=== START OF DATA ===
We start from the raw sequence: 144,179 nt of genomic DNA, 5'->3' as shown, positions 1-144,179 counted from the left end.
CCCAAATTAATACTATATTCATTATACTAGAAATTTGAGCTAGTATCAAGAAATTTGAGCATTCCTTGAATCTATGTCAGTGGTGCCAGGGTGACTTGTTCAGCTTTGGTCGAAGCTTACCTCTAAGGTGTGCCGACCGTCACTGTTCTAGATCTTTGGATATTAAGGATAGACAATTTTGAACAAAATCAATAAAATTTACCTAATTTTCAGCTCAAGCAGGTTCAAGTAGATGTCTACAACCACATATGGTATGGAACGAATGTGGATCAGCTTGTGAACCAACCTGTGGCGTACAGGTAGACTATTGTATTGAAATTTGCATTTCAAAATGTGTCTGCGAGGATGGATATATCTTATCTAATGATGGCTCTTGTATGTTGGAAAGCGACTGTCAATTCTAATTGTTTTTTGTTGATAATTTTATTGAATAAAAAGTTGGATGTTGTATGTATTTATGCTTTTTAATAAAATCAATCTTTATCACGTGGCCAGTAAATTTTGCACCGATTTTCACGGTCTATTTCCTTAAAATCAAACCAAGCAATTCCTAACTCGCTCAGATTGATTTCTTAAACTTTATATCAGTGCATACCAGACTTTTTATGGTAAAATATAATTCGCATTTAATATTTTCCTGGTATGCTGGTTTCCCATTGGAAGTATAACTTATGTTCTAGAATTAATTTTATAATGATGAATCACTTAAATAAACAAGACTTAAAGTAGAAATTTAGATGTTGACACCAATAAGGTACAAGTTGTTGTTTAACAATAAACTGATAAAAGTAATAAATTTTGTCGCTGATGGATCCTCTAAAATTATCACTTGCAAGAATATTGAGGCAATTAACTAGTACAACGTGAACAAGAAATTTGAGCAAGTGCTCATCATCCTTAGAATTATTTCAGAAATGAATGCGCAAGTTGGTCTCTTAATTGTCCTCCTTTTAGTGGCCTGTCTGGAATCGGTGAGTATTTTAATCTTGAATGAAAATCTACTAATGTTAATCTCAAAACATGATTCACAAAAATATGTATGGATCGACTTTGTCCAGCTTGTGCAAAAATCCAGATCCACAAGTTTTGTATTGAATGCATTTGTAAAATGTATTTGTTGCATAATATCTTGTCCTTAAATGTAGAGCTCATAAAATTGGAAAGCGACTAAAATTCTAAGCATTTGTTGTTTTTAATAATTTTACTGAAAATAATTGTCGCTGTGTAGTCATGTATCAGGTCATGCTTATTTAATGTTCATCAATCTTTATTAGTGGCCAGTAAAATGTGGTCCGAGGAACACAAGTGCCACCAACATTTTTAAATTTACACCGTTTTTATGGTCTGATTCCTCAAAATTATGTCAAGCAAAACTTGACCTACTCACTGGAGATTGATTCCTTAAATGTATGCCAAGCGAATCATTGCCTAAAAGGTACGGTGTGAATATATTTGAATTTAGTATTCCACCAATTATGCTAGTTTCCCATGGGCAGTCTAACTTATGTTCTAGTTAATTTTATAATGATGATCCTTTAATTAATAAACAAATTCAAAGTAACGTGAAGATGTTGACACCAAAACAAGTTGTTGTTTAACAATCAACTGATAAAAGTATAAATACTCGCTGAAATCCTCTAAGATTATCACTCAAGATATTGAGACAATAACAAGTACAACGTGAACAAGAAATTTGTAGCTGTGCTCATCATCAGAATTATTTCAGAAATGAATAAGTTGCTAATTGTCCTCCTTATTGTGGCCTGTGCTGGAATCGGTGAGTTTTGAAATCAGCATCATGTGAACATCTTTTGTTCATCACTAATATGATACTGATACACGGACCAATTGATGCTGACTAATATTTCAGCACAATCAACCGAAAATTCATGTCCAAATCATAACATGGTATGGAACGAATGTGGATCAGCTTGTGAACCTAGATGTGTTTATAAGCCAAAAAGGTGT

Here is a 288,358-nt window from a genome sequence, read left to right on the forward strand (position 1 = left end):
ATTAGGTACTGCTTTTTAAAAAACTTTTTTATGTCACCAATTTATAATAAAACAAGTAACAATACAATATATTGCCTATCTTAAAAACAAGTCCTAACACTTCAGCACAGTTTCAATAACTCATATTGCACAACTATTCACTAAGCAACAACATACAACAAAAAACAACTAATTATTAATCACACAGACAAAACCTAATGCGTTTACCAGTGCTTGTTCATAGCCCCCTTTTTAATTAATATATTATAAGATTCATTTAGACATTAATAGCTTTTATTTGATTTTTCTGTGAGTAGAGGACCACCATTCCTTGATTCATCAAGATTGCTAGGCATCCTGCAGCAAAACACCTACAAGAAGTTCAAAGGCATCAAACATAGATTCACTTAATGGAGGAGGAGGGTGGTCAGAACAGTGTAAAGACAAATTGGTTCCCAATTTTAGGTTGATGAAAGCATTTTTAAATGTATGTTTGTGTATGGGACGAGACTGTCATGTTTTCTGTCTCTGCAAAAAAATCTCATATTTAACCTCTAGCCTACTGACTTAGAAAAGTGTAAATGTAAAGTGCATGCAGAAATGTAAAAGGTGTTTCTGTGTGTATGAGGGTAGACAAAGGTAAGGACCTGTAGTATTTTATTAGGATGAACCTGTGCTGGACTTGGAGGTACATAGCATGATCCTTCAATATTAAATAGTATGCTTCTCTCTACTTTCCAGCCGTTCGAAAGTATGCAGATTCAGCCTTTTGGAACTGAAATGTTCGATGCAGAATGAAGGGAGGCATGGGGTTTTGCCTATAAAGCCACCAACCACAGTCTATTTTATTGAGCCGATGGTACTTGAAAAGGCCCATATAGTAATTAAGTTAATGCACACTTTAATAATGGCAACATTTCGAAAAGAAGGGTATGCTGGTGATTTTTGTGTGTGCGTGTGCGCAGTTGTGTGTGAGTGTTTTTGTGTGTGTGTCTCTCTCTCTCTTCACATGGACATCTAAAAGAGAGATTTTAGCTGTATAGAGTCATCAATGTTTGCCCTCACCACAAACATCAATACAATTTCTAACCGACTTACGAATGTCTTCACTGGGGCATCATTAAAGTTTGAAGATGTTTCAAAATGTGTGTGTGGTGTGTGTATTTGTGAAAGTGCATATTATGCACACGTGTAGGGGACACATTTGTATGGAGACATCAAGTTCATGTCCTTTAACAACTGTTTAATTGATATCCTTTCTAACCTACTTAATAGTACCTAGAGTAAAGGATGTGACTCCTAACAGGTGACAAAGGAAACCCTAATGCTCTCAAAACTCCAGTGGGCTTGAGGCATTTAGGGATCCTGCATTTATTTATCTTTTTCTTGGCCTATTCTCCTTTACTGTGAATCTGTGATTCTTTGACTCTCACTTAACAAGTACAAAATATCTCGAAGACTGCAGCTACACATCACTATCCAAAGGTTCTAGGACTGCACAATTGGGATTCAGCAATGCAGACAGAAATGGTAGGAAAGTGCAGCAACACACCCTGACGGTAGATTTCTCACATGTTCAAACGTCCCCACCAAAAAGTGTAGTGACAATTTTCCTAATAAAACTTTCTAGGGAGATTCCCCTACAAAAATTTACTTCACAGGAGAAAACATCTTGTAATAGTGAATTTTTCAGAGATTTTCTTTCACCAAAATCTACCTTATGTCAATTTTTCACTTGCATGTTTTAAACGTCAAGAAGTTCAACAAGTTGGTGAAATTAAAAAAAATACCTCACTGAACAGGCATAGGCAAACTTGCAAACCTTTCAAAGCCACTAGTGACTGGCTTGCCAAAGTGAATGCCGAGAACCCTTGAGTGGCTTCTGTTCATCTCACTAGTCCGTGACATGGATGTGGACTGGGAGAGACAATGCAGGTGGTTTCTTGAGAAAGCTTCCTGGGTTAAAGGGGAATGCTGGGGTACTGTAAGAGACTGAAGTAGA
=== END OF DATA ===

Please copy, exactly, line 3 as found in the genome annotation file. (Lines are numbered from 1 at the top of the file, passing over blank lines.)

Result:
Here is a 288,358-nt window from a genome sequence, read left to right on the forward strand (position 1 = left end):